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Merkel visits Balkans amid Greek crisis

German Chancellor Angela Merkel listens to questions during a final media conference after an emergency summit of eurozone heads of state and government at the EU Council building in Brussels on Tuesday, July 7, 2015. EU leaders have called for a full EU summit to take place on Sunday, July 12, 2015 to continue discussion on the Greek crisis. (AP Photo/Virginia Mayo)

BELGRADE, Serbia (AP) — The Balkan countries aspiring for European Union membership can reach their goals despite the crisis in Greece, Angela Merkel said Wednesday as she began a two-day tour of the region.

The German chancellor visited Albania and Serbia whose ambitions to join the EU have been complicated by the Greek financial turmoil. She is to travel to Bosnia on Thursday.

Merkel praised Serbian Prime Minister Aleksandar Vucic, who is campaigning for Serbia’s EU membership despite strong opposition from a pro-Russian nationalist bloc, for accepting austerity demands from the creditors.

“I think the prime minister is pursuing this policy not because he wants to please anyone outside Serbia, but out of the conviction that less debt, less new debt, leads in the end to lower interest payments and more room to spend and invest in the future,” Merkel said in Belgrade. “And I think we are not seeing that things in Greece are going so successfully at the moment.”

“We are in a very different situation here (in Serbia), in which a government is pursuing out of conviction a path that is not easy, but one which will — just as in Ireland, in Portugal, in Spain — yield success. I am firmly convinced of that,” Merkel added.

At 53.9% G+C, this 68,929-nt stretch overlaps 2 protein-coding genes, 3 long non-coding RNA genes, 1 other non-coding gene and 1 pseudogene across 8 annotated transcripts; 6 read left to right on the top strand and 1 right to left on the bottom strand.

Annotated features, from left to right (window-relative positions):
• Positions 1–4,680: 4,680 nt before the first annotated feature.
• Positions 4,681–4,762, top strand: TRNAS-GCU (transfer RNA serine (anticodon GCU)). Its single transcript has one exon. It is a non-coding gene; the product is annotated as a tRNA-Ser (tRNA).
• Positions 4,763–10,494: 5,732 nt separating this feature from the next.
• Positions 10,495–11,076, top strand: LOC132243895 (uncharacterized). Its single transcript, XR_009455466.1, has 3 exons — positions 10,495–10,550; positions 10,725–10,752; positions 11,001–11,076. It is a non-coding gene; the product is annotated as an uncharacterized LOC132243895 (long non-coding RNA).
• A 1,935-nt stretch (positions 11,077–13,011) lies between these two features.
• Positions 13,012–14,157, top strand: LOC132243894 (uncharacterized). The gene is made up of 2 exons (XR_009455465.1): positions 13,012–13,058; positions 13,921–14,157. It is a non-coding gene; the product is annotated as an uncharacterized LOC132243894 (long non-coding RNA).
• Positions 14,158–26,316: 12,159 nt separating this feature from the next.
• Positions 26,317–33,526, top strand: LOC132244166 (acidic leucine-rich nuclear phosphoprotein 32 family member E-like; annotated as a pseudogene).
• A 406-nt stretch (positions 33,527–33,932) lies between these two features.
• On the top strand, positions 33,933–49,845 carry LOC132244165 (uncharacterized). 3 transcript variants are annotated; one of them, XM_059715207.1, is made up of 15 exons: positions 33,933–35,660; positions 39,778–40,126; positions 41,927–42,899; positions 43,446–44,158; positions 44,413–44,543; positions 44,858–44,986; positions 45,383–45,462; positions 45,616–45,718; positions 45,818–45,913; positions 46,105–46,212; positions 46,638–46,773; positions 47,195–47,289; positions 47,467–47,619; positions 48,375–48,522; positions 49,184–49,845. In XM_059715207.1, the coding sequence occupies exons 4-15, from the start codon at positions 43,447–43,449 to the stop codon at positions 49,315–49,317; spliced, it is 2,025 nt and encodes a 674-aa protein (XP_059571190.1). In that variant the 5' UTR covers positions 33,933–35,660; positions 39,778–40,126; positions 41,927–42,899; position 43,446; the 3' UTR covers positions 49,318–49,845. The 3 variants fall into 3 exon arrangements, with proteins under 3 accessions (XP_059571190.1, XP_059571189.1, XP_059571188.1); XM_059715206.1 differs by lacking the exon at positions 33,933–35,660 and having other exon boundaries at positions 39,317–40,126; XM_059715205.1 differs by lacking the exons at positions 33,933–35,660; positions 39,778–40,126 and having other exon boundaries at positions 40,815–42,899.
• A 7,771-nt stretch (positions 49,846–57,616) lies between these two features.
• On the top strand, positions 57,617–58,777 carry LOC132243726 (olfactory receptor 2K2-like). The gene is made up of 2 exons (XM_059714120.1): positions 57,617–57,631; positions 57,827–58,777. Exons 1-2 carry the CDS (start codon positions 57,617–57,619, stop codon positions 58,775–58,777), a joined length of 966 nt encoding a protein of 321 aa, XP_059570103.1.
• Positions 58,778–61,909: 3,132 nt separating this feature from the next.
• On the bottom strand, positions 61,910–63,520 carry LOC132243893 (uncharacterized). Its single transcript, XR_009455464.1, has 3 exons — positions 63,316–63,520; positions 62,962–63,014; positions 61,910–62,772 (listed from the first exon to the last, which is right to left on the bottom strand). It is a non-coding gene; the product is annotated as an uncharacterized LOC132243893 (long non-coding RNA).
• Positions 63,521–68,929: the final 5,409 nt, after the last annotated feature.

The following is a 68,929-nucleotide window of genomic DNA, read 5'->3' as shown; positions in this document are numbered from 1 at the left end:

Serbia, Albania and Bosnia have declared their desire to join the EU, but in the wake of the Greek bailout turmoil Merkel and other EU leaders are likely to be more wary of admitting countries with troubled economies.

Earlier in Albania, Merkel said there is no artificial delay in the countries’ EU entry prospects but said they should deepen reforms to achieve the required standards.

Aside from the economic problems, the Balkan countries have a history of ethnic strife which could hamper their EU ambitions.

Serbia and Bosnia fought a war in the 1990s that left at least 100,000 people dead and millions homeless, and their relations are still tense.

Serbia refuses to recognize the independence of its former ethnic Albanian-dominated province of Kosovo — something enthusiastically supported by Albania — even if that could ultimately spell the end of Serbia’s EU dream.

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AP reporters Jovana Gec in Belgrade and Llazar Semini in Albania contributed.

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